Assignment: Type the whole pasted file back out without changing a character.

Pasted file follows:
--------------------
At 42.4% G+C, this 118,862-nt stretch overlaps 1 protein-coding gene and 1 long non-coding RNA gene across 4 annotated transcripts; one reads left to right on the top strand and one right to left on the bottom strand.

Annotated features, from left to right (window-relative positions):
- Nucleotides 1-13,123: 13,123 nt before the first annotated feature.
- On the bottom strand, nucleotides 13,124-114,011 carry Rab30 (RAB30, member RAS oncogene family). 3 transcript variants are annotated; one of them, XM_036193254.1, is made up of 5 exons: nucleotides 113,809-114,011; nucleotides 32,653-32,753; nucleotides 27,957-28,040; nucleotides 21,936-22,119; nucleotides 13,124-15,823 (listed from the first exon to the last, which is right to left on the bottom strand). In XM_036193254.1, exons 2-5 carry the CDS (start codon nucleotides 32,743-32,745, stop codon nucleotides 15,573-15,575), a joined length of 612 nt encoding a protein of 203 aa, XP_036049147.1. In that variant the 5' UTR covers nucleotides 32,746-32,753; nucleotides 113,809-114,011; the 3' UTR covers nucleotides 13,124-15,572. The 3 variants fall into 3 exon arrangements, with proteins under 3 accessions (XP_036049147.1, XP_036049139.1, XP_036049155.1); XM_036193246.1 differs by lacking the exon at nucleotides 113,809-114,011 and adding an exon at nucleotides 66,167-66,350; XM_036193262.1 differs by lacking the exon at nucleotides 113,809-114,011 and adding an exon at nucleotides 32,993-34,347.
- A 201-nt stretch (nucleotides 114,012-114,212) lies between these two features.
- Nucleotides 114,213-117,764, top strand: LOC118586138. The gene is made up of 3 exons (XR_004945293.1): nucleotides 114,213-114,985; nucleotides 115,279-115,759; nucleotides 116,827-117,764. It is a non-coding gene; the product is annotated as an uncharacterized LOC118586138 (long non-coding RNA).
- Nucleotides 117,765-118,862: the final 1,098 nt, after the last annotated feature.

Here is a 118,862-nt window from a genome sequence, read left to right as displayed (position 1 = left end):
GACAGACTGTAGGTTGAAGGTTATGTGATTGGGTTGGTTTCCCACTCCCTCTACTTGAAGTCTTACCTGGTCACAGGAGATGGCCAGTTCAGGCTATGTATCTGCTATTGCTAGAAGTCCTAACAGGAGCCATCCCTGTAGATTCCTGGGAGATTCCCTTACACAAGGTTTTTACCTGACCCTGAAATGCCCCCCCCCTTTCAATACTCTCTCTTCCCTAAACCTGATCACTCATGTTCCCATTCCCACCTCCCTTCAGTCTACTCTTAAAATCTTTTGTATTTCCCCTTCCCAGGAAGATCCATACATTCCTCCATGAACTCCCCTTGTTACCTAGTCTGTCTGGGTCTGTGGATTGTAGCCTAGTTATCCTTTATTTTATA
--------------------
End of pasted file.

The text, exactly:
At 42.4% G+C, this 118,862-nt stretch overlaps 1 protein-coding gene and 1 long non-coding RNA gene across 4 annotated transcripts; one reads left to right on the top strand and one right to left on the bottom strand.

Annotated features, from left to right (window-relative positions):
- Nucleotides 1-13,123: 13,123 nt before the first annotated feature.
- On the bottom strand, nucleotides 13,124-114,011 carry Rab30 (RAB30, member RAS oncogene family). 3 transcript variants are annotated; one of them, XM_036193254.1, is made up of 5 exons: nucleotides 113,809-114,011; nucleotides 32,653-32,753; nucleotides 27,957-28,040; nucleotides 21,936-22,119; nucleotides 13,124-15,823 (listed from the first exon to the last, which is right to left on the bottom strand). In XM_036193254.1, exons 2-5 carry the CDS (start codon nucleotides 32,743-32,745, stop codon nucleotides 15,573-15,575), a joined length of 612 nt encoding a protein of 203 aa, XP_036049147.1. In that variant the 5' UTR covers nucleotides 32,746-32,753; nucleotides 113,809-114,011; the 3' UTR covers nucleotides 13,124-15,572. The 3 variants fall into 3 exon arrangements, with proteins under 3 accessions (XP_036049147.1, XP_036049139.1, XP_036049155.1); XM_036193246.1 differs by lacking the exon at nucleotides 113,809-114,011 and adding an exon at nucleotides 66,167-66,350; XM_036193262.1 differs by lacking the exon at nucleotides 113,809-114,011 and adding an exon at nucleotides 32,993-34,347.
- A 201-nt stretch (nucleotides 114,012-114,212) lies between these two features.
- Nucleotides 114,213-117,764, top strand: LOC118586138. The gene is made up of 3 exons (XR_004945293.1): nucleotides 114,213-114,985; nucleotides 115,279-115,759; nucleotides 116,827-117,764. It is a non-coding gene; the product is annotated as an uncharacterized LOC118586138 (long non-coding RNA).
- Nucleotides 117,765-118,862: the final 1,098 nt, after the last annotated feature.

Here is a 118,862-nt window from a genome sequence, read left to right as displayed (position 1 = left end):
GACAGACTGTAGGTTGAAGGTTATGTGATTGGGTTGGTTTCCCACTCCCTCTACTTGAAGTCTTACCTGGTCACAGGAGATGGCCAGTTCAGGCTATGTATCTGCTATTGCTAGAAGTCCTAACAGGAGCCATCCCTGTAGATTCCTGGGAGATTCCCTTACACAAGGTTTTTACCTGACCCTGAAATGCCCCCCCCCTTTCAATACTCTCTCTTCCCTAAACCTGATCACTCATGTTCCCATTCCCACCTCCCTTCAGTCTACTCTTAAAATCTTTTGTATTTCCCCTTCCCAGGAAGATCCATACATTCCTCCATGAACTCCCCTTGTTACCTAGTCTGTCTGGGTCTGTGGATTGTAGCCTAGTTATCCTTTATTTTATA